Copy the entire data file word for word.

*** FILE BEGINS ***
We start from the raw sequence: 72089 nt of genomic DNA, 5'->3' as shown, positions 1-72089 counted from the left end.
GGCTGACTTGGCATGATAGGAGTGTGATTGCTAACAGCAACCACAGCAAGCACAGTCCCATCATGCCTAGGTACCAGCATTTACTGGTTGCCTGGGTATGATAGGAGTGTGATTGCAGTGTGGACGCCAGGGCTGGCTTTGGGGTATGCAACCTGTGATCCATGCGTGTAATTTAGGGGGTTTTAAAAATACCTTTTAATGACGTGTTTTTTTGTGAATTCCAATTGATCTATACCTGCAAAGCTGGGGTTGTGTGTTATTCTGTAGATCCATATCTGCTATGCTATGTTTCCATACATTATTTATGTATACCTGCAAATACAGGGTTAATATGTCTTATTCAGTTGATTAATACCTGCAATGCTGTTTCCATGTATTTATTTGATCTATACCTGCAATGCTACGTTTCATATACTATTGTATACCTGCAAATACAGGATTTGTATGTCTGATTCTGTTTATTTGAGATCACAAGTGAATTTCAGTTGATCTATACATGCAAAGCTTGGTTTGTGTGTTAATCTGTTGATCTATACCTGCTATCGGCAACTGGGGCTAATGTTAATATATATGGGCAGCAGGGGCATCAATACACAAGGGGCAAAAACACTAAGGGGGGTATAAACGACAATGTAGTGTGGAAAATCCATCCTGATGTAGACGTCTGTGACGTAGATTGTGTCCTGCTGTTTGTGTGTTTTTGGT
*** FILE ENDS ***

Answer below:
We start from the raw sequence: 72089 nt of genomic DNA, 5'->3' as shown, positions 1-72089 counted from the left end.
GGCTGACTTGGCATGATAGGAGTGTGATTGCTAACAGCAACCACAGCAAGCACAGTCCCATCATGCCTAGGTACCAGCATTTACTGGTTGCCTGGGTATGATAGGAGTGTGATTGCAGTGTGGACGCCAGGGCTGGCTTTGGGGTATGCAACCTGTGATCCATGCGTGTAATTTAGGGGGTTTTAAAAATACCTTTTAATGACGTGTTTTTTTGTGAATTCCAATTGATCTATACCTGCAAAGCTGGGGTTGTGTGTTATTCTGTAGATCCATATCTGCTATGCTATGTTTCCATACATTATTTATGTATACCTGCAAATACAGGGTTAATATGTCTTATTCAGTTGATTAATACCTGCAATGCTGTTTCCATGTATTTATTTGATCTATACCTGCAATGCTACGTTTCATATACTATTGTATACCTGCAAATACAGGATTTGTATGTCTGATTCTGTTTATTTGAGATCACAAGTGAATTTCAGTTGATCTATACATGCAAAGCTTGGTTTGTGTGTTAATCTGTTGATCTATACCTGCTATCGGCAACTGGGGCTAATGTTAATATATATGGGCAGCAGGGGCATCAATACACAAGGGGCAAAAACACTAAGGGGGGTATAAACGACAATGTAGTGTGGAAAATCCATCCTGATGTAGACGTCTGTGACGTAGATTGTGTCCTGCTGTTTGTGTGTTTTTGGT